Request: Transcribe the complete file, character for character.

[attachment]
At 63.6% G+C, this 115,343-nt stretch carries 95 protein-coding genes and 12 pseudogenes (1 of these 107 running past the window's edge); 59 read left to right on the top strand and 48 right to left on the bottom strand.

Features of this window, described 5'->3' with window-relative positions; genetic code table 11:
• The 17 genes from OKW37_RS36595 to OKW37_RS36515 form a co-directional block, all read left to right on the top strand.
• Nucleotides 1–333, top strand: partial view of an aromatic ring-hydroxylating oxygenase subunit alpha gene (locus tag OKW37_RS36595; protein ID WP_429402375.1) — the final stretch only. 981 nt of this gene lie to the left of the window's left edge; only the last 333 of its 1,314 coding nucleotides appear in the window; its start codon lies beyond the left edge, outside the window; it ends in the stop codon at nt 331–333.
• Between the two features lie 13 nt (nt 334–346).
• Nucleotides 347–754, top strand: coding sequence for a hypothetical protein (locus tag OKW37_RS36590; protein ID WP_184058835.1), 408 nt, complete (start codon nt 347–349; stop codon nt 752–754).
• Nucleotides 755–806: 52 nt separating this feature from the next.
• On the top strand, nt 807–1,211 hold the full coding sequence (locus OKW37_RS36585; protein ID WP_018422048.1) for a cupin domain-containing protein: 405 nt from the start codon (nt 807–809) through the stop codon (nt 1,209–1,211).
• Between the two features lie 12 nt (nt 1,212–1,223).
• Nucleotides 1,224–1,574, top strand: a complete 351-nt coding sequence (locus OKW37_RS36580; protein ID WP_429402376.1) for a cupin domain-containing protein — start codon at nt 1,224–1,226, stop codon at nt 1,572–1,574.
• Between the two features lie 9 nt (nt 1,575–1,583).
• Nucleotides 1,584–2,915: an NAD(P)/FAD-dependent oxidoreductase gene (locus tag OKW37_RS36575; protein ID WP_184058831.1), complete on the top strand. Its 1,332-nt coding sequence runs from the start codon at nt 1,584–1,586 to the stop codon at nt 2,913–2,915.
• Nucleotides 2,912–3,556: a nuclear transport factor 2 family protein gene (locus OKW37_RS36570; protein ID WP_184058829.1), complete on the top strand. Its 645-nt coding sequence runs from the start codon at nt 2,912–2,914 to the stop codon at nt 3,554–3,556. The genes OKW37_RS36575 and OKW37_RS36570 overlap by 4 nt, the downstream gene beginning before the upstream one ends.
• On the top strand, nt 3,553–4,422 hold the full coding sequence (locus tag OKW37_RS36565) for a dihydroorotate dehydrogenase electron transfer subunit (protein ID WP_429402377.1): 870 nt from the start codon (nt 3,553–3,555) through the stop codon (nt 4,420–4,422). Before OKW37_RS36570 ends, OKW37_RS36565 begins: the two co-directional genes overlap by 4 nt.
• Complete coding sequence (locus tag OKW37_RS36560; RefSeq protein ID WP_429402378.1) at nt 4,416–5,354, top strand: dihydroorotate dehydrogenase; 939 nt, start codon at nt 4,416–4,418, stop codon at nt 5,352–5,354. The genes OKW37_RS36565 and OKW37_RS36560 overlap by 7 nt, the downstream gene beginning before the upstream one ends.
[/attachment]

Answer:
At 63.6% G+C, this 115,343-nt stretch carries 95 protein-coding genes and 12 pseudogenes (1 of these 107 running past the window's edge); 59 read left to right on the top strand and 48 right to left on the bottom strand.

Features of this window, described 5'->3' with window-relative positions; genetic code table 11:
• The 17 genes from OKW37_RS36595 to OKW37_RS36515 form a co-directional block, all read left to right on the top strand.
• Nucleotides 1–333, top strand: partial view of an aromatic ring-hydroxylating oxygenase subunit alpha gene (locus tag OKW37_RS36595; protein ID WP_429402375.1) — the final stretch only. 981 nt of this gene lie to the left of the window's left edge; only the last 333 of its 1,314 coding nucleotides appear in the window; its start codon lies beyond the left edge, outside the window; it ends in the stop codon at nt 331–333.
• Between the two features lie 13 nt (nt 334–346).
• Nucleotides 347–754, top strand: coding sequence for a hypothetical protein (locus tag OKW37_RS36590; protein ID WP_184058835.1), 408 nt, complete (start codon nt 347–349; stop codon nt 752–754).
• Nucleotides 755–806: 52 nt separating this feature from the next.
• On the top strand, nt 807–1,211 hold the full coding sequence (locus OKW37_RS36585; protein ID WP_018422048.1) for a cupin domain-containing protein: 405 nt from the start codon (nt 807–809) through the stop codon (nt 1,209–1,211).
• Between the two features lie 12 nt (nt 1,212–1,223).
• Nucleotides 1,224–1,574, top strand: a complete 351-nt coding sequence (locus OKW37_RS36580; protein ID WP_429402376.1) for a cupin domain-containing protein — start codon at nt 1,224–1,226, stop codon at nt 1,572–1,574.
• Between the two features lie 9 nt (nt 1,575–1,583).
• Nucleotides 1,584–2,915: an NAD(P)/FAD-dependent oxidoreductase gene (locus tag OKW37_RS36575; protein ID WP_184058831.1), complete on the top strand. Its 1,332-nt coding sequence runs from the start codon at nt 1,584–1,586 to the stop codon at nt 2,913–2,915.
• Nucleotides 2,912–3,556: a nuclear transport factor 2 family protein gene (locus OKW37_RS36570; protein ID WP_184058829.1), complete on the top strand. Its 645-nt coding sequence runs from the start codon at nt 2,912–2,914 to the stop codon at nt 3,554–3,556. The genes OKW37_RS36575 and OKW37_RS36570 overlap by 4 nt, the downstream gene beginning before the upstream one ends.
• On the top strand, nt 3,553–4,422 hold the full coding sequence (locus tag OKW37_RS36565) for a dihydroorotate dehydrogenase electron transfer subunit (protein ID WP_429402377.1): 870 nt from the start codon (nt 3,553–3,555) through the stop codon (nt 4,420–4,422). Before OKW37_RS36570 ends, OKW37_RS36565 begins: the two co-directional genes overlap by 4 nt.
• Complete coding sequence (locus tag OKW37_RS36560; RefSeq protein ID WP_429402378.1) at nt 4,416–5,354, top strand: dihydroorotate dehydrogenase; 939 nt, start codon at nt 4,416–4,418, stop codon at nt 5,352–5,354. The genes OKW37_RS36565 and OKW37_RS36560 overlap by 7 nt, the downstream gene beginning before the upstream one ends.